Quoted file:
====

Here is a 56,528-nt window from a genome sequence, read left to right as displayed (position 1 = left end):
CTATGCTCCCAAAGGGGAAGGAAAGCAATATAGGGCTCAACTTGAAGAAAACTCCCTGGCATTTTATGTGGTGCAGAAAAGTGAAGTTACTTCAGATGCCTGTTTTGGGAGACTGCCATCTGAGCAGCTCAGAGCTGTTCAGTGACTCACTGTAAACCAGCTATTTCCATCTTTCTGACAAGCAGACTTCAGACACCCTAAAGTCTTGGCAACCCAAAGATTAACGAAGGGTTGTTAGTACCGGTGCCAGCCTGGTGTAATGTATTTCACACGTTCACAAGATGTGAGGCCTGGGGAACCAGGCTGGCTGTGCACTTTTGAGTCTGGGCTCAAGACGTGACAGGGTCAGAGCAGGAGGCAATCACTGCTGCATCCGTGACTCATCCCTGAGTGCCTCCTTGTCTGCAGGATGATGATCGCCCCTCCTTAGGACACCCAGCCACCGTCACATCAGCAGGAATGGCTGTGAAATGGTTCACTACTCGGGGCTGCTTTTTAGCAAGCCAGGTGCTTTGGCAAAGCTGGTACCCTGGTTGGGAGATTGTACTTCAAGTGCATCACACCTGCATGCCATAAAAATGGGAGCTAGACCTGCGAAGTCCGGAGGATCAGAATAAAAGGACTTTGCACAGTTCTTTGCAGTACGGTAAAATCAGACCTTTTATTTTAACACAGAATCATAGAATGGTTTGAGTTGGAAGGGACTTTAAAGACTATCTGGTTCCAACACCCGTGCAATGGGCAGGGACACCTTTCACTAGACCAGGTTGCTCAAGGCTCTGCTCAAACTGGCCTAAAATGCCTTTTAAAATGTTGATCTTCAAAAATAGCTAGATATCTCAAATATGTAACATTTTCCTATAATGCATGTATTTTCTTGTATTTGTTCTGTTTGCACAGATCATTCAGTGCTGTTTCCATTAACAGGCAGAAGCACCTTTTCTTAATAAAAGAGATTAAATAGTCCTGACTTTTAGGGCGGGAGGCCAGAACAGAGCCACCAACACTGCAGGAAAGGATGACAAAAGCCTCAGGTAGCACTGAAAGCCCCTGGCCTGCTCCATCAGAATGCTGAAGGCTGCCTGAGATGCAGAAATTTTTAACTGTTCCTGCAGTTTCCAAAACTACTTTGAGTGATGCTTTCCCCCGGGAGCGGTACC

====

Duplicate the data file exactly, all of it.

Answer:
Here is a 56,528-nt window from a genome sequence, read left to right as displayed (position 1 = left end):
CTATGCTCCCAAAGGGGAAGGAAAGCAATATAGGGCTCAACTTGAAGAAAACTCCCTGGCATTTTATGTGGTGCAGAAAAGTGAAGTTACTTCAGATGCCTGTTTTGGGAGACTGCCATCTGAGCAGCTCAGAGCTGTTCAGTGACTCACTGTAAACCAGCTATTTCCATCTTTCTGACAAGCAGACTTCAGACACCCTAAAGTCTTGGCAACCCAAAGATTAACGAAGGGTTGTTAGTACCGGTGCCAGCCTGGTGTAATGTATTTCACACGTTCACAAGATGTGAGGCCTGGGGAACCAGGCTGGCTGTGCACTTTTGAGTCTGGGCTCAAGACGTGACAGGGTCAGAGCAGGAGGCAATCACTGCTGCATCCGTGACTCATCCCTGAGTGCCTCCTTGTCTGCAGGATGATGATCGCCCCTCCTTAGGACACCCAGCCACCGTCACATCAGCAGGAATGGCTGTGAAATGGTTCACTACTCGGGGCTGCTTTTTAGCAAGCCAGGTGCTTTGGCAAAGCTGGTACCCTGGTTGGGAGATTGTACTTCAAGTGCATCACACCTGCATGCCATAAAAATGGGAGCTAGACCTGCGAAGTCCGGAGGATCAGAATAAAAGGACTTTGCACAGTTCTTTGCAGTACGGTAAAATCAGACCTTTTATTTTAACACAGAATCATAGAATGGTTTGAGTTGGAAGGGACTTTAAAGACTATCTGGTTCCAACACCCGTGCAATGGGCAGGGACACCTTTCACTAGACCAGGTTGCTCAAGGCTCTGCTCAAACTGGCCTAAAATGCCTTTTAAAATGTTGATCTTCAAAAATAGCTAGATATCTCAAATATGTAACATTTTCCTATAATGCATGTATTTTCTTGTATTTGTTCTGTTTGCACAGATCATTCAGTGCTGTTTCCATTAACAGGCAGAAGCACCTTTTCTTAATAAAAGAGATTAAATAGTCCTGACTTTTAGGGCGGGAGGCCAGAACAGAGCCACCAACACTGCAGGAAAGGATGACAAAAGCCTCAGGTAGCACTGAAAGCCCCTGGCCTGCTCCATCAGAATGCTGAAGGCTGCCTGAGATGCAGAAATTTTTAACTGTTCCTGCAGTTTCCAAAACTACTTTGAGTGATGCTTTCCCCCGGGAGCGGTACC